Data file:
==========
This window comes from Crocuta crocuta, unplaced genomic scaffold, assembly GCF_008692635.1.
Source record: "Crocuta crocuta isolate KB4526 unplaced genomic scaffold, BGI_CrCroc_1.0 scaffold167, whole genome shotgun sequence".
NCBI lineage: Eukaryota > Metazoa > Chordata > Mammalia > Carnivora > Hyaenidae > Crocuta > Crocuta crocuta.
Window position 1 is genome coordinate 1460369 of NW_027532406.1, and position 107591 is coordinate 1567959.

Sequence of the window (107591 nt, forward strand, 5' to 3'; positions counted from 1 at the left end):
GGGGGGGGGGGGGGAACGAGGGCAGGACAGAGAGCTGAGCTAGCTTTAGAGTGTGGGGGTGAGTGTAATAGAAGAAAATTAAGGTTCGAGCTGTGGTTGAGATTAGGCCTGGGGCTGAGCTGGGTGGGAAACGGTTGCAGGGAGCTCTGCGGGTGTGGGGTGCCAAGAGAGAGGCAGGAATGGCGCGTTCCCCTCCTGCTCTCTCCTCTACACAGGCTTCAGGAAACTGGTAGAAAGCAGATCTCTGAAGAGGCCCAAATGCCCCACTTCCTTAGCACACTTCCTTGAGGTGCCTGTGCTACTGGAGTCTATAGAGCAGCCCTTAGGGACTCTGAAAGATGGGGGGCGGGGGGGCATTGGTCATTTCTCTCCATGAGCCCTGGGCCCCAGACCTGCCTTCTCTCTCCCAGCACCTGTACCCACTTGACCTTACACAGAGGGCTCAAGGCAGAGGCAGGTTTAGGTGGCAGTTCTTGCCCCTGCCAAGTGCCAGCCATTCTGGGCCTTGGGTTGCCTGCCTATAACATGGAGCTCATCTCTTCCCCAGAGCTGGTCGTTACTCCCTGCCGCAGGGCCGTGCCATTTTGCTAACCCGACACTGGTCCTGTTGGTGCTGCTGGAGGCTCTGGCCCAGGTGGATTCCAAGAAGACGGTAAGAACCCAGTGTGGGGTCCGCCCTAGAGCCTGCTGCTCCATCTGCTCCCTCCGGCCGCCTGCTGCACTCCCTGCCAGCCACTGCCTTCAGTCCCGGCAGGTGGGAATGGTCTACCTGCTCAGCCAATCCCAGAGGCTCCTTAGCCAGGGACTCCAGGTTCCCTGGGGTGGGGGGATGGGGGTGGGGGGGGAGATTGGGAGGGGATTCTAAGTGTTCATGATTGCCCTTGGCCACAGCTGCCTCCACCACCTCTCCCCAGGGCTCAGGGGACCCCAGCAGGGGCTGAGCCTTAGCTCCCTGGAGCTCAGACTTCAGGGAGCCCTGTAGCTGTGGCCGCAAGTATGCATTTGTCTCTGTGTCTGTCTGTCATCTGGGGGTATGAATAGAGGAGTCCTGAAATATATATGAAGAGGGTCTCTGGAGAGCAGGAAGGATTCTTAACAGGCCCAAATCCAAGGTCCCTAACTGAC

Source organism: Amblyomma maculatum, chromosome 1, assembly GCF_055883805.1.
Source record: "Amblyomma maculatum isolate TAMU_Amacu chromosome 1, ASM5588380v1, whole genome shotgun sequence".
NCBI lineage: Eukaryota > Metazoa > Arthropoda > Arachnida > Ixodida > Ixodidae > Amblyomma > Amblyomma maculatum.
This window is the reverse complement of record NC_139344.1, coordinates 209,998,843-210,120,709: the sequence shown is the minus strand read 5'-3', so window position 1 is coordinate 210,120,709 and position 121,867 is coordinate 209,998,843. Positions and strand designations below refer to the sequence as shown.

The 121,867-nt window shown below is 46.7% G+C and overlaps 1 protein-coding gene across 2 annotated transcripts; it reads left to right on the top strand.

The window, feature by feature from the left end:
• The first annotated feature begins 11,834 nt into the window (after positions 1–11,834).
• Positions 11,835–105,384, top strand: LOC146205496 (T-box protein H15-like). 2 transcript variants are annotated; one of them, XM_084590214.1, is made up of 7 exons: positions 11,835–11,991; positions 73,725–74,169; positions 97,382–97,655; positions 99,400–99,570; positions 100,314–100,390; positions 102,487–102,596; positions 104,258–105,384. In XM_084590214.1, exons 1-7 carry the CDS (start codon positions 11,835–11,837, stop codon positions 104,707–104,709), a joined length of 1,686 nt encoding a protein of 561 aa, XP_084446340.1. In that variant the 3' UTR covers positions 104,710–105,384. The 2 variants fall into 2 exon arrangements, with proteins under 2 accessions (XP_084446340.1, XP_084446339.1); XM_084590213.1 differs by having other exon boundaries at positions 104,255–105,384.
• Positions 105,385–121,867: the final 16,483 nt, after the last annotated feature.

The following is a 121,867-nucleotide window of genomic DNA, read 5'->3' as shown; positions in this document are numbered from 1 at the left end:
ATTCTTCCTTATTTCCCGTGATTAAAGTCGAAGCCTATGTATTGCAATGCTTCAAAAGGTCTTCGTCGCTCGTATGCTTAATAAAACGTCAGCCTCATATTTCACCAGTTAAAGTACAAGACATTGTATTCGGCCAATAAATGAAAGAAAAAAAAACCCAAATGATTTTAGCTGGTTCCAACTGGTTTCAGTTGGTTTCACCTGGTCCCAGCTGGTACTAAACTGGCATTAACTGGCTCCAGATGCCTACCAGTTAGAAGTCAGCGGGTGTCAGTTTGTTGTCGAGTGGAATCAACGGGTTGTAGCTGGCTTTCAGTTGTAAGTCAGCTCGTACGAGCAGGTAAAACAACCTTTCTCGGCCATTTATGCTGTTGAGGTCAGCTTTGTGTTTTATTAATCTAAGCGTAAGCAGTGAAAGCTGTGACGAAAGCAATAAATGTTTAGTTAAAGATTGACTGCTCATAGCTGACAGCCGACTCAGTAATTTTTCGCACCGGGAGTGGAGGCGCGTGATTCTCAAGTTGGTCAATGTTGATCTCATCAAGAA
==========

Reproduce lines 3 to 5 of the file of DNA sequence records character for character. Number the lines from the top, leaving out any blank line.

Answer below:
NCBI lineage: Eukaryota > Metazoa > Chordata > Mammalia > Carnivora > Hyaenidae > Crocuta > Crocuta crocuta.
Window position 1 is genome coordinate 1460369 of NW_027532406.1, and position 107591 is coordinate 1567959.

Sequence of the window (107591 nt, forward strand, 5' to 3'; positions counted from 1 at the left end):